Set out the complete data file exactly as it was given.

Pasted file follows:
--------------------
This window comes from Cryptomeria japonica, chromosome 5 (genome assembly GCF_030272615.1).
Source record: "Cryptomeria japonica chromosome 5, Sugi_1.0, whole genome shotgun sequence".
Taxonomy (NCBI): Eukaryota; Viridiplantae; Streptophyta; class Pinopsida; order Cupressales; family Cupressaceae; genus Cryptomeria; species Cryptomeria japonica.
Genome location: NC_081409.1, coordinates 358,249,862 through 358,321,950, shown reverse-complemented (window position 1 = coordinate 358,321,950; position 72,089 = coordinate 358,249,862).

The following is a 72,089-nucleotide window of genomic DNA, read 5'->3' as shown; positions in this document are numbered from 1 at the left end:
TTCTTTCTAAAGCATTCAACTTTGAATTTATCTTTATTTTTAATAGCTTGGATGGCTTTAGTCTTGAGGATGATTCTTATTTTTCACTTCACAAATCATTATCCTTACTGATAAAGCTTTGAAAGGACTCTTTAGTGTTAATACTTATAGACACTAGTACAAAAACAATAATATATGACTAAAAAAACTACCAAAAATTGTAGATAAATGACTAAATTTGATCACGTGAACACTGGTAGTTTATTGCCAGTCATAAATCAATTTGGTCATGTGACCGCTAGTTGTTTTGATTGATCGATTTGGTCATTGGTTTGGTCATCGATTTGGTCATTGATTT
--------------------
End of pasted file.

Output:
This window comes from Cryptomeria japonica, chromosome 5 (genome assembly GCF_030272615.1).
Source record: "Cryptomeria japonica chromosome 5, Sugi_1.0, whole genome shotgun sequence".
Taxonomy (NCBI): Eukaryota; Viridiplantae; Streptophyta; class Pinopsida; order Cupressales; family Cupressaceae; genus Cryptomeria; species Cryptomeria japonica.
Genome location: NC_081409.1, coordinates 358,249,862 through 358,321,950, shown reverse-complemented (window position 1 = coordinate 358,321,950; position 72,089 = coordinate 358,249,862).

The following is a 72,089-nucleotide window of genomic DNA, read 5'->3' as shown; positions in this document are numbered from 1 at the left end:
TTCTTTCTAAAGCATTCAACTTTGAATTTATCTTTATTTTTAATAGCTTGGATGGCTTTAGTCTTGAGGATGATTCTTATTTTTCACTTCACAAATCATTATCCTTACTGATAAAGCTTTGAAAGGACTCTTTAGTGTTAATACTTATAGACACTAGTACAAAAACAATAATATATGACTAAAAAAACTACCAAAAATTGTAGATAAATGACTAAATTTGATCACGTGAACACTGGTAGTTTATTGCCAGTCATAAATCAATTTGGTCATGTGACCGCTAGTTGTTTTGATTGATCGATTTGGTCATTGGTTTGGTCATCGATTTGGTCATTGATTT